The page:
The intent is that more distributed energy resources will be able to be integrated into the grid, and that the costs involved in this integration will be shared proportionately by all network customers, because accommodating more distributed energy benefits all customers in a number of ways. It’s important to note that as part of the regulatory process, networks will have to show how an export tariff reflects network costs that the export causes. This means that charging customers for export will likely only happen some of the time and in certain situations, such as when exporting an amount of electricity that is not needed and will cause network problems.
In such cases, the charge will either discourage customers from exporting that additional amount (incentivising them to use or store it themselves) or contribute to funding additional works needed to prevent further issues. (This is not a direct contribution: as part of the network price determination, networks must show what additional works are needed and why, and how they will raise the revenue to do that work in a cost-reflective way. Once the AER approves the revenue requirement, the tariffs and the work program, it’s simply up to the network to meet their performance targets for operating the network.)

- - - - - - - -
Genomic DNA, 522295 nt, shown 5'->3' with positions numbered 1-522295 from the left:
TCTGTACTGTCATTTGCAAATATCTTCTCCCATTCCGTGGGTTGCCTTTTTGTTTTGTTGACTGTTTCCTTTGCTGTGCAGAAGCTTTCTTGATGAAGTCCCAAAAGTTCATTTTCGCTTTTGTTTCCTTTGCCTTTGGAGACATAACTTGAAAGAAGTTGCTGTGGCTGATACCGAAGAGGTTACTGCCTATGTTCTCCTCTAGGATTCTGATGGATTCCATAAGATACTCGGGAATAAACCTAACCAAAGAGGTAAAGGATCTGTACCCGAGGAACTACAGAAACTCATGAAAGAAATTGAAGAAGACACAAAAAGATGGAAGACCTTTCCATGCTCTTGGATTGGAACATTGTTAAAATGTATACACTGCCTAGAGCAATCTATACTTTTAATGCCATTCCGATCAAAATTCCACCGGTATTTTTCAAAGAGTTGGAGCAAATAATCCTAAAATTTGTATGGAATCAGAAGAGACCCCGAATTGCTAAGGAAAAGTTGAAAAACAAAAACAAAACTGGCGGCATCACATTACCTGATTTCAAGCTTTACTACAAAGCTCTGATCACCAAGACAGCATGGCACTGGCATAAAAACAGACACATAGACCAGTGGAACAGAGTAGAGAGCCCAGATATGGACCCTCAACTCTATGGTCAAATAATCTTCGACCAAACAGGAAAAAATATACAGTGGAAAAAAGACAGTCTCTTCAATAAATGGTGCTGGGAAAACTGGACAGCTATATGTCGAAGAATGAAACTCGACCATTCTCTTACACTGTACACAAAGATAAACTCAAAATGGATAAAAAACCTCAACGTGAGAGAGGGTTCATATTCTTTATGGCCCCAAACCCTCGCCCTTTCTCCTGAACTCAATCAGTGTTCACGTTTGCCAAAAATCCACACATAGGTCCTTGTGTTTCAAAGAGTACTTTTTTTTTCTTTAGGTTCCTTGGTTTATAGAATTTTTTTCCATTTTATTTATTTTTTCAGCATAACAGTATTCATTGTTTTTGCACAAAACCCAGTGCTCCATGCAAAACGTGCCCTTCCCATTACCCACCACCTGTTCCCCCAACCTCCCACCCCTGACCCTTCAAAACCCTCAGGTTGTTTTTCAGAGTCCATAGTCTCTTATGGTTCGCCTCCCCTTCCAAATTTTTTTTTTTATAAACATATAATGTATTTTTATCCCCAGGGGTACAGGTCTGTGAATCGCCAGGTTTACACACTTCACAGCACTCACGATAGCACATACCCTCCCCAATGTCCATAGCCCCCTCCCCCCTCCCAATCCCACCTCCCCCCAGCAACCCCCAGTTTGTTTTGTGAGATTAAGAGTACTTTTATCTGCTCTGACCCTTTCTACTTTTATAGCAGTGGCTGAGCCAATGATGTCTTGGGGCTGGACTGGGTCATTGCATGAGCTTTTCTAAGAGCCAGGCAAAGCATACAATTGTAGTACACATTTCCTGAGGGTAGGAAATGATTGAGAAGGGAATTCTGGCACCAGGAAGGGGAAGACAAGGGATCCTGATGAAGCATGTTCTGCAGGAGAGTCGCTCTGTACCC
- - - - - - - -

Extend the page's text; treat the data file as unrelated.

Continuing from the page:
Modelling done independently for the AEMC suggests that even in a worst-case scenario, at today’s prices the expected export charges will have a very minor impact on the payments that solar households receive from grid feed-in. It also shows that in many cases there will be a net gain, because customers who agree to export charges will ultimately be able to export more power than they can now. In any case, if export tariffs are introduced at all it will be several years down the track, and a lot will change by then: feed-in tariffs will continue to drop as growing rooftop solar installations reduce the value of daytime energy to almost zero, and cheaper batteries and electric vehicles will give solar households plenty else to put their unused generation into than the grid.
Overall, Renew supports the current process, and is comfortable with most of the draft decision. The decision is focused on increasing the ability of networks to accommodate customer-owned renewable-energy resources—a good thing!—and is helping us move into the necessary future where all these distributed energy resources are managed collaboratively to meet individual as well as collective needs. The energy grid, after all, is a shared resource and using it is a joint activity. But it’s quite a big change, and change is hard.
AEMC draft determination: bit.ly/35GIAkq